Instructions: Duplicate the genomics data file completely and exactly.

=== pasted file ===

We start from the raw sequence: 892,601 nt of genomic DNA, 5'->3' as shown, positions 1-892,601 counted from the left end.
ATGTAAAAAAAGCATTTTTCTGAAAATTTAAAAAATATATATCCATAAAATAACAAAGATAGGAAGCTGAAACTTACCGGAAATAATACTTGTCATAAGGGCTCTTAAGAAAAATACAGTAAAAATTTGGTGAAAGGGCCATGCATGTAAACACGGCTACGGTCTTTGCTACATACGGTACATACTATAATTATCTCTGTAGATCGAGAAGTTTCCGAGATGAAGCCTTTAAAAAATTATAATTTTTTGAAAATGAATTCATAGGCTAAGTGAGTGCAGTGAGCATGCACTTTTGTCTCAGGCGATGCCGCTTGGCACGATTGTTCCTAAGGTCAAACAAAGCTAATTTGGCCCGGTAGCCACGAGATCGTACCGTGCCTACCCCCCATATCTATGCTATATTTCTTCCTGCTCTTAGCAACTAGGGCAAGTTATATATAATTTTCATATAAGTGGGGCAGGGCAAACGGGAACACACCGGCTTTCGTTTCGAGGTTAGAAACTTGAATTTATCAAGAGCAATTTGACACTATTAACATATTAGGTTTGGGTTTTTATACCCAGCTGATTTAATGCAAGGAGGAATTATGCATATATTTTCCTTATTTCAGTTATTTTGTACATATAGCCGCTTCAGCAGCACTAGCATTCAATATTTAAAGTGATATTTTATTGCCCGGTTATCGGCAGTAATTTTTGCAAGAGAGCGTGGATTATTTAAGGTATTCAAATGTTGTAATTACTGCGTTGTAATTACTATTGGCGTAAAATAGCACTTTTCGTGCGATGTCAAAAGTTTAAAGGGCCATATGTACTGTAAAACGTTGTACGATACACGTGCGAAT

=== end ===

We start from the raw sequence: 892,601 nt of genomic DNA, 5'->3' as shown, positions 1-892,601 counted from the left end.
ATGTAAAAAAAGCATTTTTCTGAAAATTTAAAAAATATATATCCATAAAATAACAAAGATAGGAAGCTGAAACTTACCGGAAATAATACTTGTCATAAGGGCTCTTAAGAAAAATACAGTAAAAATTTGGTGAAAGGGCCATGCATGTAAACACGGCTACGGTCTTTGCTACATACGGTACATACTATAATTATCTCTGTAGATCGAGAAGTTTCCGAGATGAAGCCTTTAAAAAATTATAATTTTTTGAAAATGAATTCATAGGCTAAGTGAGTGCAGTGAGCATGCACTTTTGTCTCAGGCGATGCCGCTTGGCACGATTGTTCCTAAGGTCAAACAAAGCTAATTTGGCCCGGTAGCCACGAGATCGTACCGTGCCTACCCCCCATATCTATGCTATATTTCTTCCTGCTCTTAGCAACTAGGGCAAGTTATATATAATTTTCATATAAGTGGGGCAGGGCAAACGGGAACACACCGGCTTTCGTTTCGAGGTTAGAAACTTGAATTTATCAAGAGCAATTTGACACTATTAACATATTAGGTTTGGGTTTTTATACCCAGCTGATTTAATGCAAGGAGGAATTATGCATATATTTTCCTTATTTCAGTTATTTTGTACATATAGCCGCTTCAGCAGCACTAGCATTCAATATTTAAAGTGATATTTTATTGCCCGGTTATCGGCAGTAATTTTTGCAAGAGAGCGTGGATTATTTAAGGTATTCAAATGTTGTAATTACTGCGTTGTAATTACTATTGGCGTAAAATAGCACTTTTCGTGCGATGTCAAAAGTTTAAAGGGCCATATGTACTGTAAAACGTTGTACGATACACGTGCGAAT